Can adultery affect property division in Connecticut divorces?

Every person who chooses to file for divorce has their own reason, and often there are numerous factors that contribute to an individual’s ultimate decision to divorce. For many spouses in Connecticut, the discovery of an extramarital affair is the final straw that forces them to reevaluate their commitment to their marital relationship.

Adultery often leads to significant self-esteem and mental health challenges for the spouse who discovers the affair, and it may take them quite some time to rebuild their lives afterward. They may want justice for the harm done to them and any children they share with their spouses. Will the Connecticut courts potentially give them economic justice if they file for divorce because of an extramarital affair conducted by their spouse?

Connecticut family law judges can consider fault

In most states that offer no-fault divorces, the rules that forbid the consideration of fault don’t just apply to the right of someone to file for divorce but are also reiterated in the property division statute. Most states specifically prohibit judges from considering marital misconduct and personal fault when dividing property in a divorce.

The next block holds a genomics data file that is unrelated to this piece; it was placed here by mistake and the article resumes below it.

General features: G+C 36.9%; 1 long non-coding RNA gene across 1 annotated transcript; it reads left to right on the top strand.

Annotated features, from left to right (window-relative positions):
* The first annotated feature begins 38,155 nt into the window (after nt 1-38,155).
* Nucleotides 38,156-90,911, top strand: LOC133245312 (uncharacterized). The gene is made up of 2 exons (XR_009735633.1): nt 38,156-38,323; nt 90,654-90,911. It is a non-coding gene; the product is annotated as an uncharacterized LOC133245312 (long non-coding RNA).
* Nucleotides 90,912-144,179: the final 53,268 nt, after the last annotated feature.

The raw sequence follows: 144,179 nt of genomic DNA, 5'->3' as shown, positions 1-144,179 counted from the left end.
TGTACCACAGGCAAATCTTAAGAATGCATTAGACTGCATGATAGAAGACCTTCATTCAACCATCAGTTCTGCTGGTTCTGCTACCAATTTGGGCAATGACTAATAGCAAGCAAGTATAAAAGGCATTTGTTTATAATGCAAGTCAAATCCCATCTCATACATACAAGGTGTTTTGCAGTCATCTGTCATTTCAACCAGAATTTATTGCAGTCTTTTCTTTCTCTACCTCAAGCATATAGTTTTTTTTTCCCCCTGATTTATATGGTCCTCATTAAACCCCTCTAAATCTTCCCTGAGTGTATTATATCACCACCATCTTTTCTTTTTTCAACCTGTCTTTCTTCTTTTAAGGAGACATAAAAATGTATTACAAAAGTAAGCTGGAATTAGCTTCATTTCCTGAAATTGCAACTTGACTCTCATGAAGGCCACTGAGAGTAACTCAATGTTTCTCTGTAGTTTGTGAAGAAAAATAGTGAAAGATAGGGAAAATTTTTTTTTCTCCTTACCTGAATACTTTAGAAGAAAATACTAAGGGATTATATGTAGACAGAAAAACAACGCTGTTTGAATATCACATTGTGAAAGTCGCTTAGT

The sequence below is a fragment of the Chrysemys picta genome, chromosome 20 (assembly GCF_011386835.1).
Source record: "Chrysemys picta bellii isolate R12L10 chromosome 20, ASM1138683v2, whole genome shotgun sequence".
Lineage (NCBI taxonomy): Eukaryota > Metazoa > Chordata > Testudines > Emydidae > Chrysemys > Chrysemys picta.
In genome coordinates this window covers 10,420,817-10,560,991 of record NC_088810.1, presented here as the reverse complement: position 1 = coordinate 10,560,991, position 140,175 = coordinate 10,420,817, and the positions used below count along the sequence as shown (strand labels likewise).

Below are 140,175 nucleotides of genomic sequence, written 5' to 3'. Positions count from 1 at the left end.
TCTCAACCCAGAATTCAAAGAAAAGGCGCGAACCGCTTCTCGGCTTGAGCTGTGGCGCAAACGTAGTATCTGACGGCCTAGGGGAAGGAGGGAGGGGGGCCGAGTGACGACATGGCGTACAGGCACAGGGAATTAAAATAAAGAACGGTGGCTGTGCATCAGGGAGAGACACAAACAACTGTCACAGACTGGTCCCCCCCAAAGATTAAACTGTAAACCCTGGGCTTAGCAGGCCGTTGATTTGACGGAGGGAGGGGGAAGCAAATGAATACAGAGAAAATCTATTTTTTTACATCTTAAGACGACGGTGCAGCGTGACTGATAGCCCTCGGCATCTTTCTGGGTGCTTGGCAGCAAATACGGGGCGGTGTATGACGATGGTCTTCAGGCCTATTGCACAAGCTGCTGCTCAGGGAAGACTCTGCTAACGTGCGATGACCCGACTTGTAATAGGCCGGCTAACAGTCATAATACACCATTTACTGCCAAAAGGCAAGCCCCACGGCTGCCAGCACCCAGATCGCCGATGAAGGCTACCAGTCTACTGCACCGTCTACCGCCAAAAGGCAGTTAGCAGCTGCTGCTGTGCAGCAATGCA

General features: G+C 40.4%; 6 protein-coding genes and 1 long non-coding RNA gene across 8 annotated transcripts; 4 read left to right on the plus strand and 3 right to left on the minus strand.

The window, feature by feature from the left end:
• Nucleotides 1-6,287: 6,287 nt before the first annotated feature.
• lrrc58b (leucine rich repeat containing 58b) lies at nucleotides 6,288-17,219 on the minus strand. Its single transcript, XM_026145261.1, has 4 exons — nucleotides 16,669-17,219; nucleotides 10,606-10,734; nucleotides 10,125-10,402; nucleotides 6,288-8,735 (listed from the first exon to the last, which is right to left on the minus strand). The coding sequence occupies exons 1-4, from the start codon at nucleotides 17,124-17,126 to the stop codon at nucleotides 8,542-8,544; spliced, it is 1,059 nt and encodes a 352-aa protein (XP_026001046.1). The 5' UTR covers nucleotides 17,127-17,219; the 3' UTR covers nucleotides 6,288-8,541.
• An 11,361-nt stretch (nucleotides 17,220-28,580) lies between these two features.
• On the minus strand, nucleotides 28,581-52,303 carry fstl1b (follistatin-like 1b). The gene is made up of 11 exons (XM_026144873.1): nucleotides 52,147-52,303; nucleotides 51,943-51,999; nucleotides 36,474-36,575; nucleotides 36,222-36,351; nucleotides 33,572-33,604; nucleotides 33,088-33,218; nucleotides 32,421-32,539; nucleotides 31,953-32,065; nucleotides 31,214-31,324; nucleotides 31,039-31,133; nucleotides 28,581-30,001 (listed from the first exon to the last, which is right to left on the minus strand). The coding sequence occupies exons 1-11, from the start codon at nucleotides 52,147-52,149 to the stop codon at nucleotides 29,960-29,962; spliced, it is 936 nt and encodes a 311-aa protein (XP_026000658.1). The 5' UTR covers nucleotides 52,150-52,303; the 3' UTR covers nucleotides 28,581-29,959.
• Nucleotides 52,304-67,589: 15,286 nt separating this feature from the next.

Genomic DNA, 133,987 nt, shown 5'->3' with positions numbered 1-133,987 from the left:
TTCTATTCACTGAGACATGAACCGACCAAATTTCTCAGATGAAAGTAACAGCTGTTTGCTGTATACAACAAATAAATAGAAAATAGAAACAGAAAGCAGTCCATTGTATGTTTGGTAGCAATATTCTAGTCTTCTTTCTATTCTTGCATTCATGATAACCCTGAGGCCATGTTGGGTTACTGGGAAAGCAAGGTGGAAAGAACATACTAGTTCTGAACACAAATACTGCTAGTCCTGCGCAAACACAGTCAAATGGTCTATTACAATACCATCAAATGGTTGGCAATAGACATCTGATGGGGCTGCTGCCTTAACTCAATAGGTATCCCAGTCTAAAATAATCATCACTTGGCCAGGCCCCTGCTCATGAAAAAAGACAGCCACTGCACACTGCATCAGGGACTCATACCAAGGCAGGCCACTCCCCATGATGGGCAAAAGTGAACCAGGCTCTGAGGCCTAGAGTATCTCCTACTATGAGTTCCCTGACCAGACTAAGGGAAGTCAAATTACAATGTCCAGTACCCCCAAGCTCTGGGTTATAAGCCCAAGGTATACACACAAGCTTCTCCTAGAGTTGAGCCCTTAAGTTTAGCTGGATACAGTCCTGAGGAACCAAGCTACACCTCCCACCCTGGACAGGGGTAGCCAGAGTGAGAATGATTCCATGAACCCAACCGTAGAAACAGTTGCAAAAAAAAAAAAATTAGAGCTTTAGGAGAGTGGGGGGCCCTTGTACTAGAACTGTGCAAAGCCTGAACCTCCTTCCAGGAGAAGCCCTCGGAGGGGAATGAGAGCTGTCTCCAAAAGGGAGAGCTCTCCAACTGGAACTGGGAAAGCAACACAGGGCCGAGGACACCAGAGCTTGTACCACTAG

Thankfully, Connecticut deviates from that practice in a move that offers a better chance at justice for those whose spouses cheat during the marriage. Fault can influence how a judge divides property, along with other considerations such as the length of the marriage and the economic circumstances of each spouse.

Especially if the spouse who cheated used marital resources to conduct their affair, their actions may have a profound impact on how the courts ultimately divide the marital estate. However, there will typically need to be evidence of dissipation and proof of the adultery if someone hopes to convince the courts to adjust the approach to property division to reflect marital misconduct.

Learning about the rules that apply during the property division process in a Connecticut divorce may help people push for the most appropriate and fair outcome consistent with their unique circumstances.